MUMBAI: The rupee strengthened for a second session on Friday, continuing its recovery from record lows hit this week, after the Reserve Bank of India (RBI) stepped in to defend the currency and exporters and custodian banks were heavy sellers of dollars.
The unit still posted its eight consecutive weekly fall, having hit seven consecutive record lows since May 16. Its latest was on Thursday when it fell to as much as 56.40.
The intense risk aversion from the euro zone has severely pressured the currency, but falls have been magnified by concerns about India's fiscal and economic outlooks.
A slight easing of that risk-off sentiment -- with the euro inching up from two-year lows against the dollar on Friday -- has also helped the rupee recover over the past two sessions.
"The central bank was heard to have been there to some extent in early trade, but most of the gains today were on the back of heavy selling by exporters," said N.S.S. Mani, chief foreign exchange dealer with State Bank of Travancore.
The rupee closed at 55.37/38 per dollar after ending at 55.65/66 on Thursday.
The RBI is believed to be looking to hold the rupee above the psychologically key level of 56 to the dollar, and has been seen intervening in the rupee forward markets, alongside its defence of the spot rupee.
Some of the dollar selling from exporters during the session was believed to come from companies that had missed the central bank's deadline on Thursday to convert half of their foreign currency holdings into rupees.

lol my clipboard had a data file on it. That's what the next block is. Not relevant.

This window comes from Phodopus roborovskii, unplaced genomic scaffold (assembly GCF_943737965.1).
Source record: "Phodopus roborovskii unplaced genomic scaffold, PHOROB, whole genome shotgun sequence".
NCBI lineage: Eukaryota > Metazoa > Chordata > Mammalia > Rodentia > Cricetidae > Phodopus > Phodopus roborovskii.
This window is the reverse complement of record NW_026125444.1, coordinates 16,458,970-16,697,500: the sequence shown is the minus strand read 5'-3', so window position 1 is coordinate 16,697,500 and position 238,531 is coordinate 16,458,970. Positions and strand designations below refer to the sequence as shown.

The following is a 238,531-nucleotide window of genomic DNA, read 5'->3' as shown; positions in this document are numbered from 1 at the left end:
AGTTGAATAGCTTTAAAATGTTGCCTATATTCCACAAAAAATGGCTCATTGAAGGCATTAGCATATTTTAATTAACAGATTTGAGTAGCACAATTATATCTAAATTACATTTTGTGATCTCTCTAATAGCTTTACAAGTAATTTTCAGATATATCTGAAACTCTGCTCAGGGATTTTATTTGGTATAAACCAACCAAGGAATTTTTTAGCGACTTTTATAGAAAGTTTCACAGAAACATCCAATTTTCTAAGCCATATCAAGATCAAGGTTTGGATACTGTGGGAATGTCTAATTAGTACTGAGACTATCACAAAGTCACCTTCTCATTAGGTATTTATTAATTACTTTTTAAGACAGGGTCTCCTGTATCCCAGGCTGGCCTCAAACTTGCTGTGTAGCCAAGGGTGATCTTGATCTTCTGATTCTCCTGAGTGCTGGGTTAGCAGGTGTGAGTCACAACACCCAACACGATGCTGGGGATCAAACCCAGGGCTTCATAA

The outlook for the rupee remains weak, however, given concerns about India's outlook.
The rupee has fallen for eight weeks now, its longest losing streak since the 11 weeks of falls that ended in October 2008.
Analysts at Goldman Sachs and Bank of America-Merrill Lynch cut their growth forecasts for India, citing reasons such as weak investment outlook, domestic policy uncertainties and the government's expansionary policy.
Signs of fiscal consolidation from the government could help the rupee recover, analysts said.
India appeared to make a welcome gesture when it allowed state oil companies to raise petrol prices, but that unraveled after the government came under severe political pressure, raising doubts about whether it would be able to tackle the far more important hikes in fuels such as diesel.
"Any hike in diesel prices would be further positive for the rupee and could take it towards 54.60 levels while the topside should be capped at 56.50," Mani added.
Traders said there was good receiving by exporters in forwards as well, with the six-month forward premium falling to 169.75 points from 173.75 points at the open.
The one-month non-deliverable forward rate was quoted at 55.88 while the three month was at 56.62.
In the currency futures market, the most-traded near-month dollar-rupee contracts on the National Stock Exchange, the MCX-SX and the United Stock Exchange all ended around 55.40 on a total volume of $7 billion. AGENCIES